A new breed of naturalists emerged—Roosevelt being one of them—who recognized that species were not like plants or strata, and that civilization could destroy them. Roosevelt, in what would become known as the Roosevelt Doctrine, called for a new way of doing conservation; a way where science would be the foundation for wildlife policy—a principle that became one of the major tenets of the North American Model of Wildlife Conservation.

The Club’s legacy with the Cooperative Fish and Wildlife Research Units did not end with its founding by Ding Darling. Both Regular and Professional Club Members have and continue to be a part of its history. For example, Regular Member William G. Sheldon, son of Charter Member Charles Sheldon became the first leader of the Massachusetts Cooperative Wildlife Research Unit when it was established at the University of Massachusetts Amherst in 1948. Sheldon trained many students who went on to become leaders in wildlife conservation, and his pioneering studies of American woodcock came to fruition in his classic The Book of the American Woodcock. Sheldon would occasionally tell stories to UMass wildlife graduate students about his boyhood years, recalling sitting on the front steps of his father’s home when Roosevelt and other Club members would come over to plan their fall exploits.

The late Bart O’Gara, B&C Professional Member, was assistant leader of the Montana Cooperative Wildlife Research Unit under the legendary John Craighead and succeeded Craighead as leader. O’Gara was an avid big game hunter, and his studies focused on golden eagle and coyote predation on ungulates. His book, Pronghorn Ecology and Management, published by the Wildlife Management Institute, is a classic. As a young wildlife biologist I had the opportunity to spend time with O’Gara. His favorite hunting dog was a poodle—he claimed it was the most versatile bird dog he ever owned, and it would hunt anything. He had a great sense of humor—and proudly displayed a photo of himself, with his broad, toothy smile, bald pate, camo hat, and dark-rimmed glasses, holding a golden eagle in one arm and the net gun he captured it with in the other. He told me he tried to get a bird club to put it on the cover of their magazine, but they refused.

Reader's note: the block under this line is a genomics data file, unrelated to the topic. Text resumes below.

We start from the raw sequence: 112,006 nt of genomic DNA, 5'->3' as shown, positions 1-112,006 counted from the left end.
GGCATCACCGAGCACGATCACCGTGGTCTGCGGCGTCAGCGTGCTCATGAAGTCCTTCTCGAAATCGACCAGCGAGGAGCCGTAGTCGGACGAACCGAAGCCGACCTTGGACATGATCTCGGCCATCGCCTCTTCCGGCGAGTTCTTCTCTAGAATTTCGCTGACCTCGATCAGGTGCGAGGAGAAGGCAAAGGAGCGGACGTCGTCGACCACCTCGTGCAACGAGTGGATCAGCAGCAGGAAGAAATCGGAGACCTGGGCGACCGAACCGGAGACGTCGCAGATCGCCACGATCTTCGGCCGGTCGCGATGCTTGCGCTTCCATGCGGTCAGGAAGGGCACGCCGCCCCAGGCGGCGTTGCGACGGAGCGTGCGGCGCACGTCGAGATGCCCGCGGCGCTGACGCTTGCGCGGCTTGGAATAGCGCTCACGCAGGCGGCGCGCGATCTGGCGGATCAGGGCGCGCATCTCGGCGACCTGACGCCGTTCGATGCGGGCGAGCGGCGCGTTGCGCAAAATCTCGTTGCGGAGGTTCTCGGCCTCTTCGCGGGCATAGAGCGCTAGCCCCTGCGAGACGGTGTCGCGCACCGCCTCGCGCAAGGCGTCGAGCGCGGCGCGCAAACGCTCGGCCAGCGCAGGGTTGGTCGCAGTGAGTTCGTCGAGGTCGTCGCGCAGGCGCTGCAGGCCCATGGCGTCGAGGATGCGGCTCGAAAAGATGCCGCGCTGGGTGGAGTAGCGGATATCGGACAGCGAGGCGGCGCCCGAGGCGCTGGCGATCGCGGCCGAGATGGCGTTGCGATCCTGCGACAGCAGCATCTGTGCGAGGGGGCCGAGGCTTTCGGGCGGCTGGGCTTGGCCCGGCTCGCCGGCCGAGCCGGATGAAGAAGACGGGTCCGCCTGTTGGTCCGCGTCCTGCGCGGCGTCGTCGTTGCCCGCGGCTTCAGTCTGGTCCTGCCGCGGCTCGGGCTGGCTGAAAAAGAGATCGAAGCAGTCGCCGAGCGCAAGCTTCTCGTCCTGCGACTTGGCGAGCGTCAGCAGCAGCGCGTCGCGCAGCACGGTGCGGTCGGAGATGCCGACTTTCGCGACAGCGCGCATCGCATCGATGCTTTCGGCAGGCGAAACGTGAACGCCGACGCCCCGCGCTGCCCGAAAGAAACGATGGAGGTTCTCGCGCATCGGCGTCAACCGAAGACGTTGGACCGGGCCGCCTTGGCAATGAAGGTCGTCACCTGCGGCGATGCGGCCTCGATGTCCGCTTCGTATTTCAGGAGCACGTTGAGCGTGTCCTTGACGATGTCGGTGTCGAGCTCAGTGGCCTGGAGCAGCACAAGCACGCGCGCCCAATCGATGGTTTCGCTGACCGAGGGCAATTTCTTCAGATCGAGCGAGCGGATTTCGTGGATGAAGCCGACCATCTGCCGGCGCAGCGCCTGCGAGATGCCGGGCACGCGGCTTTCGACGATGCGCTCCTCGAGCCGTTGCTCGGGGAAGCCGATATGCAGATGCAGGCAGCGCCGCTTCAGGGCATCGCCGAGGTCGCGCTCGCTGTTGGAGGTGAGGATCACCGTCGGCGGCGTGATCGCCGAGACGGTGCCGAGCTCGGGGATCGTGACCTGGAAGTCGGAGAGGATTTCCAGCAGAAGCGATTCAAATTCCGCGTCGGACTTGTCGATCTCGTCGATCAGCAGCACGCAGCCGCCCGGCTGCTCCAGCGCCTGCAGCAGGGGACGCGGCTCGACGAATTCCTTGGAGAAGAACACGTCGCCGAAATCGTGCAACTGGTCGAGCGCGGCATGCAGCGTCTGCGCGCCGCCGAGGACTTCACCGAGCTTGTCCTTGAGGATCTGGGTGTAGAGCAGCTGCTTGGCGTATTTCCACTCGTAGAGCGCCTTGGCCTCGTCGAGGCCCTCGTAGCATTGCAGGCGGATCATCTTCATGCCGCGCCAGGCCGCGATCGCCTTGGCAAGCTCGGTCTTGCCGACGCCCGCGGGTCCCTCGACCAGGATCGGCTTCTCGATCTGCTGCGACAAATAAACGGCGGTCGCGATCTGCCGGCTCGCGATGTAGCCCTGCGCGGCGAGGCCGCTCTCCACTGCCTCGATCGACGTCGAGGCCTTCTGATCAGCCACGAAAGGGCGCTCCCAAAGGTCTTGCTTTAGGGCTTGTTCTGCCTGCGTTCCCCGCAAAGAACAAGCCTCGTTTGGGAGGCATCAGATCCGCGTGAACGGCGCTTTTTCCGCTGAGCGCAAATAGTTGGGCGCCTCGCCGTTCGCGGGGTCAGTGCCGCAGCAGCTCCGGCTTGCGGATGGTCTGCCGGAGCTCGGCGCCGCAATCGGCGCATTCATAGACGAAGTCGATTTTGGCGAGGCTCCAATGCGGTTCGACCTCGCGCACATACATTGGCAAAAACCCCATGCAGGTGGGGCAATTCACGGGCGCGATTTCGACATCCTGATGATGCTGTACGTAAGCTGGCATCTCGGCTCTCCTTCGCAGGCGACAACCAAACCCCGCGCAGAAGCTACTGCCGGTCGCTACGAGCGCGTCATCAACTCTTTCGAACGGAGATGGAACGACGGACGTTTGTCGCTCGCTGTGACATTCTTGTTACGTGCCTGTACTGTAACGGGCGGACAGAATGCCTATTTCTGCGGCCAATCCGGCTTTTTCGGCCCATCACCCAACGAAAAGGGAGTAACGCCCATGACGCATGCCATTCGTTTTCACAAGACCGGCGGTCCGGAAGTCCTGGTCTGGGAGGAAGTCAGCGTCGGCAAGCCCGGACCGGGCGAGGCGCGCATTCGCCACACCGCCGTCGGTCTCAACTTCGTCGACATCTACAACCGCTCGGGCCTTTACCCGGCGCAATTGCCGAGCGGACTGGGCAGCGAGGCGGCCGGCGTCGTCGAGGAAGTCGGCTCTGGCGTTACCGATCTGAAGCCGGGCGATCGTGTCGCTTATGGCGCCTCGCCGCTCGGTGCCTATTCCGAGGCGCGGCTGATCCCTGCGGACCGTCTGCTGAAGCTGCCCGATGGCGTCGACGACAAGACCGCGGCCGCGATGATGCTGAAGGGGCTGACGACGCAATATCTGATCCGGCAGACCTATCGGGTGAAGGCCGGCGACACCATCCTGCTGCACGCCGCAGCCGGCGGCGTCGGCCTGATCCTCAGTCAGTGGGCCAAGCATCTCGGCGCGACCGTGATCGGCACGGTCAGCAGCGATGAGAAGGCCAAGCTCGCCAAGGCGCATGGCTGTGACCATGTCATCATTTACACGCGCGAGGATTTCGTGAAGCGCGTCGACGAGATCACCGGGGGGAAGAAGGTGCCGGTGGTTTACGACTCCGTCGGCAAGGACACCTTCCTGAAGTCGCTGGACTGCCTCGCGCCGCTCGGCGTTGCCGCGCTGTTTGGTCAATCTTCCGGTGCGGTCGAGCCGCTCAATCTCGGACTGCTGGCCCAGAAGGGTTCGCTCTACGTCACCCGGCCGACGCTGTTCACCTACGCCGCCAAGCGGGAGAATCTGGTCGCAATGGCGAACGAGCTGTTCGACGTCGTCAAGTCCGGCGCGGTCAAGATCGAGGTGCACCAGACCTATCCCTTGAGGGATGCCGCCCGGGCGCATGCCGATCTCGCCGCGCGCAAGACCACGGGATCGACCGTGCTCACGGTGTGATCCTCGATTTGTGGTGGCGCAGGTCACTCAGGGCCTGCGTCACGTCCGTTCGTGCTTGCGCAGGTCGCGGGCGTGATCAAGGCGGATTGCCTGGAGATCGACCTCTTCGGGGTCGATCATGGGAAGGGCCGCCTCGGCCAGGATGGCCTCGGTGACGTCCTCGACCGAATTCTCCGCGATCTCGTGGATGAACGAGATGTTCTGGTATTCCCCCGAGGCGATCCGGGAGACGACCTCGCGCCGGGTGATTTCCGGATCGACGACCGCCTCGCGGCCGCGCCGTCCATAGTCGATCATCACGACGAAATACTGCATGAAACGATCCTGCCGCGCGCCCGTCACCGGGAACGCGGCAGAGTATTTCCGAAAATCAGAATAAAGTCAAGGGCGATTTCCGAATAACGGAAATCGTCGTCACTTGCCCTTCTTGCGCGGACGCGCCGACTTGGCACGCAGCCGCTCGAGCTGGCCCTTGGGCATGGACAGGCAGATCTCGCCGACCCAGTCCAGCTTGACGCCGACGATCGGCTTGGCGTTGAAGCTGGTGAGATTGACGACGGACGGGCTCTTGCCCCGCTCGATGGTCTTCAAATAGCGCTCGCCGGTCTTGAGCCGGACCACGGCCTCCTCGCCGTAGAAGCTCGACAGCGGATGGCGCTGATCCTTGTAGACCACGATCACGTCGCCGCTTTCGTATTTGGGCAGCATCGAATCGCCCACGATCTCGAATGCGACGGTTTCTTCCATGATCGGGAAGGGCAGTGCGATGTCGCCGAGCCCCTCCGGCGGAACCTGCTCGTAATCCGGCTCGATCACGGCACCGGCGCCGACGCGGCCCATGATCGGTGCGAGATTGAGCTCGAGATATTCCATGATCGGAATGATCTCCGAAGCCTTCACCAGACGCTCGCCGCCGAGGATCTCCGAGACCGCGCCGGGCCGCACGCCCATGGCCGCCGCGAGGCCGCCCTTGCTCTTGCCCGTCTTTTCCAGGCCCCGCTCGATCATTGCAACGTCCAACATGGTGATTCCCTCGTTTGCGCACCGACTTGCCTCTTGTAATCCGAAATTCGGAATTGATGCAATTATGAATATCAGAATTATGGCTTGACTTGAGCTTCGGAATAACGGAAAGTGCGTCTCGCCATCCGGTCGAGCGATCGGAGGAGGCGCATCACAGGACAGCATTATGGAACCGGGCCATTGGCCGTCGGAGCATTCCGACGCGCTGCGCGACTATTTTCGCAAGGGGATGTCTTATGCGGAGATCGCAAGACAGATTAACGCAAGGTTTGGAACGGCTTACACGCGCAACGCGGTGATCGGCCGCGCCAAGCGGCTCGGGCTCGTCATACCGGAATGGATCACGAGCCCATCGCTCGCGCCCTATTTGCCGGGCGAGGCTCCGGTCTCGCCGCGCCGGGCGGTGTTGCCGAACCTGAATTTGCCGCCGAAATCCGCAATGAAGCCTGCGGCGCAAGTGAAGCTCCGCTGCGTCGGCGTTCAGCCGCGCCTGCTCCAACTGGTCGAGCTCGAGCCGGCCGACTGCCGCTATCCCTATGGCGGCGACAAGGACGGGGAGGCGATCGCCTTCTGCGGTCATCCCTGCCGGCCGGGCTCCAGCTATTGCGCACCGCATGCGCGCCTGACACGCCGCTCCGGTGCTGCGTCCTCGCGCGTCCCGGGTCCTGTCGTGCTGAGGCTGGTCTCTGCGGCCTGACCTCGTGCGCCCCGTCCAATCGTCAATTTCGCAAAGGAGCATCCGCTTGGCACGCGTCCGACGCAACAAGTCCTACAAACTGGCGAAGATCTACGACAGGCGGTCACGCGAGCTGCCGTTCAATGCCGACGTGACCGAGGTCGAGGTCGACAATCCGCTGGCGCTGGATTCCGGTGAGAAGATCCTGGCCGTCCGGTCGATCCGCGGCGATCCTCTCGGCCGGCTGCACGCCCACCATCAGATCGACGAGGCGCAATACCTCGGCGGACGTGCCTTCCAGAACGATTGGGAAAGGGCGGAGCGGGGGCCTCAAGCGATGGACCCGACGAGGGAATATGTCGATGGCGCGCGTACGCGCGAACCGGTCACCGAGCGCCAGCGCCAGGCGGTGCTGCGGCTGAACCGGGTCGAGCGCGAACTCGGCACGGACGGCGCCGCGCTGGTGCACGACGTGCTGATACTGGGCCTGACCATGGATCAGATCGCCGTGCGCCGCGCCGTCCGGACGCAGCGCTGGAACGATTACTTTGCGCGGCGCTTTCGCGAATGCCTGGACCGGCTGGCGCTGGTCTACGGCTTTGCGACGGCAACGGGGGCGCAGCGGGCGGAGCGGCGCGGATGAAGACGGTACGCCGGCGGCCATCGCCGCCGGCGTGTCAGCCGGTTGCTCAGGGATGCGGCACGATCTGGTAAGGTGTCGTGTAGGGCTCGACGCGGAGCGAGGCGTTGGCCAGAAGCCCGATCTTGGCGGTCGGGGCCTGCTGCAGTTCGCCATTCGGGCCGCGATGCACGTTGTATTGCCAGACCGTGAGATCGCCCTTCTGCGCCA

Regular Member James L. Cummins, architect of the Club’s current strategic plan among other leadership accomplishments, received his graduate education from the Virginia Cooperative Fish and Wildlife Research Unit at Virginia Tech in Blacksburg. The Virginia Cooperative Research Unit was one of the first established in 1935. James is also a certified wildlife biologist and a certified fisheries scientist, credentials conveyed by The Wildlife Society and the American Fisheries Society.

Other Professional Members with unit ties include Rollie Sparrowe, who was leader of the Missouri Cooperative Wildlife Research Unit, national chief of the unit program, and president of the WMI; Steven A. Williams, who received his doctorate from the Pennsylvania Cooperative Wildlife Research Unit and is now president of WMI; and Christine L. Thomas, dean at the Uni- versity of Wisconsin–Stevens Point where the Wisconsin Cooperative Fisheries Research Unit is based.

In his later years, Darling recalled the pivotal moment in his efforts to establish the Cooperative Research Units as a national program. He recalled the dinner at the Waldorf Astoria with leaders from the Sporting Arms and Ammunition Manufacturers Association. He credited C.K. Davis, the head of Remington, with stepping forward to assure the industry’s support. He stated, “If I couldn’t get the support of the Sporting Arms and Ammunition Manufacturers my whole house of cards was bound to collapse.” And since that uncertain start, the unit program “has produced an amazing volume of original information on wildlife problems and has developed scores of new techniques in wildlife management while training literally thousands of young people for professional careers in wildlife work.”1 Indeed, since the year 2001 alone, more than 2,500 students have graduated from the unit program, with most going on to careers with state, federal, and private conservation institutions. Ding’s brilliant idea has stood the test of time and will continue to serve our nation’s fish and wildlife conservation legacy.


1.Lendt, D.L., 2001. The Life of Jay Norwood Darling. The Maecenas Press, Ames, Iowa, USA. Additional reference information was obtained from W.R. Goforth, 1994. The Cooperative Fish and Wildlife Research Unit Program. Special Publication, U.S. Department of the Interior, National Biological Survey.

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"The wildlife and its habitat cannot speak. So we must and we will."

-Theodore Roosevelt